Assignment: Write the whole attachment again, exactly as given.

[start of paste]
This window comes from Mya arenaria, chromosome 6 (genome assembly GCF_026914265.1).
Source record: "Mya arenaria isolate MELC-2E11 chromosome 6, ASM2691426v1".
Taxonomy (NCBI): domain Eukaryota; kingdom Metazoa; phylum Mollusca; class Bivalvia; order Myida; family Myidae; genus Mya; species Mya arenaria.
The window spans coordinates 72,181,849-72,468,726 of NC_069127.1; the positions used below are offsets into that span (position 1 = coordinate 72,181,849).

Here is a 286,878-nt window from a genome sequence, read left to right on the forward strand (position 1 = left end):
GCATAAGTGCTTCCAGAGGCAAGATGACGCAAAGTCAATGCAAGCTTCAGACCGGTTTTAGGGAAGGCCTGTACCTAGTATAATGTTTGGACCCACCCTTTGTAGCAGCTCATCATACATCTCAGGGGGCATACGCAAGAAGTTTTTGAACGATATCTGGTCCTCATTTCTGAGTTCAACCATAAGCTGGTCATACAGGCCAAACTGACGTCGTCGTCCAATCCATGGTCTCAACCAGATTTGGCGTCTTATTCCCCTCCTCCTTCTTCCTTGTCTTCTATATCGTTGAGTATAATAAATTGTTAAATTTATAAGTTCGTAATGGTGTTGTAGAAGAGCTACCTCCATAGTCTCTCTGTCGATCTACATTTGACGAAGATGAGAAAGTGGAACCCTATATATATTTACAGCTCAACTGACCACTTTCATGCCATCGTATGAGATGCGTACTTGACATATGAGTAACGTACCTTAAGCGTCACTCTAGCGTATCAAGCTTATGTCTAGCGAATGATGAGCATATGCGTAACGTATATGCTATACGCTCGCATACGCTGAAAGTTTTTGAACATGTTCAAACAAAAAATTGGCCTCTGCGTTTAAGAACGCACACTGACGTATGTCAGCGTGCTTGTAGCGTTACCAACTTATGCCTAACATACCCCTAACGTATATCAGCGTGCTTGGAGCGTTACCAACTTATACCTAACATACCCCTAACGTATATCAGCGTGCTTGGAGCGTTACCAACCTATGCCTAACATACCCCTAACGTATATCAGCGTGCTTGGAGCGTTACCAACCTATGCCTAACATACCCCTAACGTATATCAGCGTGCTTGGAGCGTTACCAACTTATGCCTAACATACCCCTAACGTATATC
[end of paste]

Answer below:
This window comes from Mya arenaria, chromosome 6 (genome assembly GCF_026914265.1).
Source record: "Mya arenaria isolate MELC-2E11 chromosome 6, ASM2691426v1".
Taxonomy (NCBI): domain Eukaryota; kingdom Metazoa; phylum Mollusca; class Bivalvia; order Myida; family Myidae; genus Mya; species Mya arenaria.
The window spans coordinates 72,181,849-72,468,726 of NC_069127.1; the positions used below are offsets into that span (position 1 = coordinate 72,181,849).

Here is a 286,878-nt window from a genome sequence, read left to right on the forward strand (position 1 = left end):
GCATAAGTGCTTCCAGAGGCAAGATGACGCAAAGTCAATGCAAGCTTCAGACCGGTTTTAGGGAAGGCCTGTACCTAGTATAATGTTTGGACCCACCCTTTGTAGCAGCTCATCATACATCTCAGGGGGCATACGCAAGAAGTTTTTGAACGATATCTGGTCCTCATTTCTGAGTTCAACCATAAGCTGGTCATACAGGCCAAACTGACGTCGTCGTCCAATCCATGGTCTCAACCAGATTTGGCGTCTTATTCCCCTCCTCCTTCTTCCTTGTCTTCTATATCGTTGAGTATAATAAATTGTTAAATTTATAAGTTCGTAATGGTGTTGTAGAAGAGCTACCTCCATAGTCTCTCTGTCGATCTACATTTGACGAAGATGAGAAAGTGGAACCCTATATATATTTACAGCTCAACTGACCACTTTCATGCCATCGTATGAGATGCGTACTTGACATATGAGTAACGTACCTTAAGCGTCACTCTAGCGTATCAAGCTTATGTCTAGCGAATGATGAGCATATGCGTAACGTATATGCTATACGCTCGCATACGCTGAAAGTTTTTGAACATGTTCAAACAAAAAATTGGCCTCTGCGTTTAAGAACGCACACTGACGTATGTCAGCGTGCTTGTAGCGTTACCAACTTATGCCTAACATACCCCTAACGTATATCAGCGTGCTTGGAGCGTTACCAACTTATACCTAACATACCCCTAACGTATATCAGCGTGCTTGGAGCGTTACCAACCTATGCCTAACATACCCCTAACGTATATCAGCGTGCTTGGAGCGTTACCAACCTATGCCTAACATACCCCTAACGTATATCAGCGTGCTTGGAGCGTTACCAACTTATGCCTAACATACCCCTAACGTATATC